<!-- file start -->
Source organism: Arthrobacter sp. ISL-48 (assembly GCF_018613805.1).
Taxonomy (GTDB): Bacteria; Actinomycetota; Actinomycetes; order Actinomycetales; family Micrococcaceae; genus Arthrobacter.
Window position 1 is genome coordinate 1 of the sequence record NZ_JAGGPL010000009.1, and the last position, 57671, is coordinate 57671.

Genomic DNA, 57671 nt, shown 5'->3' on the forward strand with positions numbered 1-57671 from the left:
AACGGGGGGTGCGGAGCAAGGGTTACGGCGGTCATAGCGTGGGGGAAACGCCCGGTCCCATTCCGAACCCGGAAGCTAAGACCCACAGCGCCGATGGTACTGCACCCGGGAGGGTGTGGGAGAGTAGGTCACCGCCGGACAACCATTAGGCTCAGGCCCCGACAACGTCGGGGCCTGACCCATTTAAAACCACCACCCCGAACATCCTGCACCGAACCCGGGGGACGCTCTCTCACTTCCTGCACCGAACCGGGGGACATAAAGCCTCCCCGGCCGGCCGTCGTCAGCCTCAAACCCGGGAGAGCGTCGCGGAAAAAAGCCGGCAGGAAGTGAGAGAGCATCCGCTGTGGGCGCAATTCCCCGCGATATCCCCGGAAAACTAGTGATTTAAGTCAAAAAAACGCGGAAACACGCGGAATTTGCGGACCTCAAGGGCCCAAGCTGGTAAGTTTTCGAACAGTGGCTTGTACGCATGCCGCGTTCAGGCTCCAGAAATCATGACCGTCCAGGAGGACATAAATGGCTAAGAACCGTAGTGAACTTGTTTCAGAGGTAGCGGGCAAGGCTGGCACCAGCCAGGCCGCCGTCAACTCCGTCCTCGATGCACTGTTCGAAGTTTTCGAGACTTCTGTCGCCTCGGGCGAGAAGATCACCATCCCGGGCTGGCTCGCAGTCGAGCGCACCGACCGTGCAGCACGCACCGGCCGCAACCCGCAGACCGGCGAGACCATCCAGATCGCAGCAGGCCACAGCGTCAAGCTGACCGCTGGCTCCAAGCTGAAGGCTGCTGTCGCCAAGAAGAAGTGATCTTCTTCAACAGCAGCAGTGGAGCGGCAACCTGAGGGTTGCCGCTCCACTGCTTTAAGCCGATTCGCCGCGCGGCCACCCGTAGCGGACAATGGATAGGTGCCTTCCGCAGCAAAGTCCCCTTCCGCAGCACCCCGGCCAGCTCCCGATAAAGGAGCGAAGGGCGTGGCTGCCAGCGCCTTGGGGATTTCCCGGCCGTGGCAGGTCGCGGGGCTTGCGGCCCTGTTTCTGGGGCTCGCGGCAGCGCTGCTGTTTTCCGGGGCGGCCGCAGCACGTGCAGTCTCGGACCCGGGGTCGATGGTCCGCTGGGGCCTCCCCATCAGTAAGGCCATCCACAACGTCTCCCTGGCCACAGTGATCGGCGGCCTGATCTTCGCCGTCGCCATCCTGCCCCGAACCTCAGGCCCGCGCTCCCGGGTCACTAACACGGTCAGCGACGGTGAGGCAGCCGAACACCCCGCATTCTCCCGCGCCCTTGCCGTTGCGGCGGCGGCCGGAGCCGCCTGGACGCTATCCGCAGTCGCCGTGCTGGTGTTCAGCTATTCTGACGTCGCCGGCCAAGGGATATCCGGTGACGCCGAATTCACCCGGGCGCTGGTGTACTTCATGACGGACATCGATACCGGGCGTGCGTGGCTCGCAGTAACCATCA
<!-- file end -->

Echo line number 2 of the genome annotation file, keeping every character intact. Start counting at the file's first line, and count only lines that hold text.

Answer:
Taxonomy (GTDB): Bacteria; Actinomycetota; Actinomycetes; order Actinomycetales; family Micrococcaceae; genus Arthrobacter.